Kazakhstan Interreligious Congress Adopts Declaration Calling Religious Pluralism ‘God’s Will’
Almost 100 delegates from around the world, representing the world’s major religions, participated in the three-day conference.
NUR-SULTAN, Kazakhstan — The interreligious congress in which Pope Francis participated this week in Kazakhstan adopted a declaration calling religious pluralism an expression “of the wisdom of God’s will in creation.”
The 35-point declaration was “adopted by the majority of the delegates” of the Seventh Congress of the Leaders of World and Traditional Religions Sept. 15 in the capital city of Nur-Sultan.
Pope Francis participated in the opening and closing ceremonies of the interreligious summit during his Sept. 13-15 visit to the Central Asian country.
Almost 100 delegates from around the world, representing the world’s major religions, participated in the three-day conference, including Vatican Secretary of State Cardinal Pietro Parolin and Cardinal Miguel Angel Ayuso Guixot, president of the Vatican’s Pontifical Council for Interreligious Dialogue.
Point 10 of the declaration said: “We note that pluralism and differences in religion, skin color, gender, race and language are expressions of the wisdom of God’s will in creation. Thus any incident of coercion to a particular religion and religious doctrine is unacceptable.”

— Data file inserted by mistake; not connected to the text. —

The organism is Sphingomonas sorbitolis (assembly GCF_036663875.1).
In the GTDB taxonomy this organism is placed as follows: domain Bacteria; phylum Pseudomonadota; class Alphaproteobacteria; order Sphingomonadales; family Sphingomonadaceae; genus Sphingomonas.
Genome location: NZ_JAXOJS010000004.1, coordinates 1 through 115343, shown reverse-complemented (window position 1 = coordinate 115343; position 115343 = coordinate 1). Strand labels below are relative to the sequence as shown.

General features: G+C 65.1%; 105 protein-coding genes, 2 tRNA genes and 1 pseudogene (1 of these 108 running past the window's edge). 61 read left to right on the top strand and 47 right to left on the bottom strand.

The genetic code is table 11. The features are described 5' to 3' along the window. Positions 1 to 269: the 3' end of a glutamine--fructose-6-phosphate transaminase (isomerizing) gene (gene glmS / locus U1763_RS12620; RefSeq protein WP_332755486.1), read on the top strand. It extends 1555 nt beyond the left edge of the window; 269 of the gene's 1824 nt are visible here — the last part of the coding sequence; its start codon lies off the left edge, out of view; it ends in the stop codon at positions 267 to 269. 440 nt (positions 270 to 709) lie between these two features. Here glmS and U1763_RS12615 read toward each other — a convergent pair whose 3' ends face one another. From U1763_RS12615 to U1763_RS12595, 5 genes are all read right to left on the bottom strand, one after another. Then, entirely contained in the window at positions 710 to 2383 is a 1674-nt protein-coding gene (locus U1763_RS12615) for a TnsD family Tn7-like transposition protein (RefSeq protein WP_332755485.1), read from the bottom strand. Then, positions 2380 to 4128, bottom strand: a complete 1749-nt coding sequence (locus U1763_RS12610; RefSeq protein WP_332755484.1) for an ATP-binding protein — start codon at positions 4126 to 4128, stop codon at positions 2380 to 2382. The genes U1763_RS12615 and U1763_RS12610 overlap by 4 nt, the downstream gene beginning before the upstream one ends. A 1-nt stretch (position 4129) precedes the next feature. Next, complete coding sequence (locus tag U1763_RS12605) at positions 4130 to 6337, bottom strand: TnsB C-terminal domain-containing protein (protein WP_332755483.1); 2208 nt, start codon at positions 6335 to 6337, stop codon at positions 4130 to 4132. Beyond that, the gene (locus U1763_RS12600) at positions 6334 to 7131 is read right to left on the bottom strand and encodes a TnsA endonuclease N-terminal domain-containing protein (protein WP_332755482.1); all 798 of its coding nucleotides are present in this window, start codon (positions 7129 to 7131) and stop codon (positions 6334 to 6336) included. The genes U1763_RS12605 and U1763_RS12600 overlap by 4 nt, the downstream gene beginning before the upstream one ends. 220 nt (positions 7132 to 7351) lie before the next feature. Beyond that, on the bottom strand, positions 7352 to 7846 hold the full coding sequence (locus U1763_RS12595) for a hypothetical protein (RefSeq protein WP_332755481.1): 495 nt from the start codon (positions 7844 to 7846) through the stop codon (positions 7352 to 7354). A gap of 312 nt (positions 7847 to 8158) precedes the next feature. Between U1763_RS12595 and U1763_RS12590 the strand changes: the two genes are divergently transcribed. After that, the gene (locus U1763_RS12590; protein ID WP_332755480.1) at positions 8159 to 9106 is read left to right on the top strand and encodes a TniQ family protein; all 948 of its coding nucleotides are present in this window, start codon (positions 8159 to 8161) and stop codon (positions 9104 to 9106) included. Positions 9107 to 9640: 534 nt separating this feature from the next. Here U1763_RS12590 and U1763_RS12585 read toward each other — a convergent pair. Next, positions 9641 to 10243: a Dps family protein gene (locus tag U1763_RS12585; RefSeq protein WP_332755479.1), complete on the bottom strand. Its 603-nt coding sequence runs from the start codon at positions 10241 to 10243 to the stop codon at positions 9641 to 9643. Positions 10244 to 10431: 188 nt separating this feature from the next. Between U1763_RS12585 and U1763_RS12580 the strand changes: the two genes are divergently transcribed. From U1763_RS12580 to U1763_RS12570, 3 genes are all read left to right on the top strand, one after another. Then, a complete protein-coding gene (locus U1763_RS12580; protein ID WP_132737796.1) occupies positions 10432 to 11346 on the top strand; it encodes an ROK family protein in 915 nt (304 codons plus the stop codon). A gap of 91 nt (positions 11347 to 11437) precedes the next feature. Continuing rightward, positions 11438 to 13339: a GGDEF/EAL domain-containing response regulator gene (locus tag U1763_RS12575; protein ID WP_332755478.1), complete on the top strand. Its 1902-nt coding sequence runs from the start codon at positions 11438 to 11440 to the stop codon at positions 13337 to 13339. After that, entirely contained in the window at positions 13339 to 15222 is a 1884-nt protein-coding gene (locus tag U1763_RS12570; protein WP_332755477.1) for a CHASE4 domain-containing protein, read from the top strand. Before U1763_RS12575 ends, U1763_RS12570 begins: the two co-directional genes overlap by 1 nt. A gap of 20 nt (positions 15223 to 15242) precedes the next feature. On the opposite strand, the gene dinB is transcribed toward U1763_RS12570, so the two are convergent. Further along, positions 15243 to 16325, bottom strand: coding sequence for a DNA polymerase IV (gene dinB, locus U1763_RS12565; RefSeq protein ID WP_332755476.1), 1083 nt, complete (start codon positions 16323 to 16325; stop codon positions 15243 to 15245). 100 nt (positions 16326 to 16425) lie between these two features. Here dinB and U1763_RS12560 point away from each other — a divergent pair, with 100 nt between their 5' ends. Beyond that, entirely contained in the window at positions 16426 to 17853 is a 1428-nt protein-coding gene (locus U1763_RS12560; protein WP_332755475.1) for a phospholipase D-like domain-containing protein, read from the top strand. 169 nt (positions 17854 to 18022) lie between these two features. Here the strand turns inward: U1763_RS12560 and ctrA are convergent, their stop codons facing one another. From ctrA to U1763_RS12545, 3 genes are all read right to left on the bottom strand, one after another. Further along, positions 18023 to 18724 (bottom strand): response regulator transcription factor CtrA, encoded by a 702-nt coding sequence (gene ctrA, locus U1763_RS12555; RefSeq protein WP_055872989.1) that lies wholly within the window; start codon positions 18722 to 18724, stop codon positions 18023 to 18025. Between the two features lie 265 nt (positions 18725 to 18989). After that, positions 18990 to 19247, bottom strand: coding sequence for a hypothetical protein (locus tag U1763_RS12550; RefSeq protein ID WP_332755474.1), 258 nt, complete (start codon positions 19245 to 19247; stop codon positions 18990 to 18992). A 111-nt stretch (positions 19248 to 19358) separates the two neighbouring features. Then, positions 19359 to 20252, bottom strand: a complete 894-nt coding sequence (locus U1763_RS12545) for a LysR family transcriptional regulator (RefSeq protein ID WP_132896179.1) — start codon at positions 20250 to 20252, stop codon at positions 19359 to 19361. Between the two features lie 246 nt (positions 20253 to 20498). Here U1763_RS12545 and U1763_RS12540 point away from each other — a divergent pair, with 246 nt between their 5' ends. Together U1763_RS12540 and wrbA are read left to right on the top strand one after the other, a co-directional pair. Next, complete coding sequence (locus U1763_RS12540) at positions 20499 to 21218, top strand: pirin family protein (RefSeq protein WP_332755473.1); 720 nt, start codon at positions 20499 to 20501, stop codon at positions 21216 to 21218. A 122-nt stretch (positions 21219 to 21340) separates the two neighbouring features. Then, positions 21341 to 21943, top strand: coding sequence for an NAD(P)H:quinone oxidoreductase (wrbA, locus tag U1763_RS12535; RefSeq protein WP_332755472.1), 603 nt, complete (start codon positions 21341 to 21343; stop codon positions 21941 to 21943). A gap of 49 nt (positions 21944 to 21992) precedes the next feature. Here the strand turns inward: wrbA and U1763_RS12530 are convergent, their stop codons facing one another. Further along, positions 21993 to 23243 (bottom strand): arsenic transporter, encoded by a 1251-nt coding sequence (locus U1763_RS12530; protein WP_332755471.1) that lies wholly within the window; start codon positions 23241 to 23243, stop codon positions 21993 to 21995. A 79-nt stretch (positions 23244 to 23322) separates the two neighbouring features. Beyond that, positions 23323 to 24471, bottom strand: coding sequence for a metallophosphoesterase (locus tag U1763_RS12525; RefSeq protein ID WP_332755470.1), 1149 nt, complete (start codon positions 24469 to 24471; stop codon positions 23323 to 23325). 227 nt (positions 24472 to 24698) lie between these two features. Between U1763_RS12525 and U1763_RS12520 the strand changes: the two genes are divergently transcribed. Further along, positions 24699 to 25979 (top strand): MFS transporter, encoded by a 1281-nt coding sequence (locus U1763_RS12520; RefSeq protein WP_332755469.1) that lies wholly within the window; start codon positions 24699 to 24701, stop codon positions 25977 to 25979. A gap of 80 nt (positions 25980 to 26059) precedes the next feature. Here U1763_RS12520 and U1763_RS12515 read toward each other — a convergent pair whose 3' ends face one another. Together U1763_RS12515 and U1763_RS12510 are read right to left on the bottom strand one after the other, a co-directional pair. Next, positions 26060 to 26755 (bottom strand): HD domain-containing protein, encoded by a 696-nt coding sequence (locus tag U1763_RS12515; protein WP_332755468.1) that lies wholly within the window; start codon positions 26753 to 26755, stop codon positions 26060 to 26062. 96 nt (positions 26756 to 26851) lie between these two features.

The declaration also referenced the Document on Human Fraternity for World Peace and Living Together, signed by Pope Francis and Sheikh Ahmed Al Tayyeb, the grand imam of al-Azhar, in Abu Dhabi in February 2019.
“We recognize the importance and value of the Document on Human Fraternity for World Peace and Living Together between the Holy See and Al-Azhar Al-Sharif,” the Kazakhstan declaration said, adding that the document calls for “peace, dialogue, mutual understanding and mutual respect among believers for the common good.”
The declaration also condemned terrorism, called for an end to conflict “in all corners of our world,” and encouraged greater participation of women in religion and society.
“We proceed from the immutable fact that the Almighty created all people equal, regardless of their racial, religious, ethnic or other affiliation or social status, therefore tolerance, respect and mutual understanding underpin all religious teaching,” the declaration stated.
“We pay special attention to the importance of strengthening the institution of the family,” it said.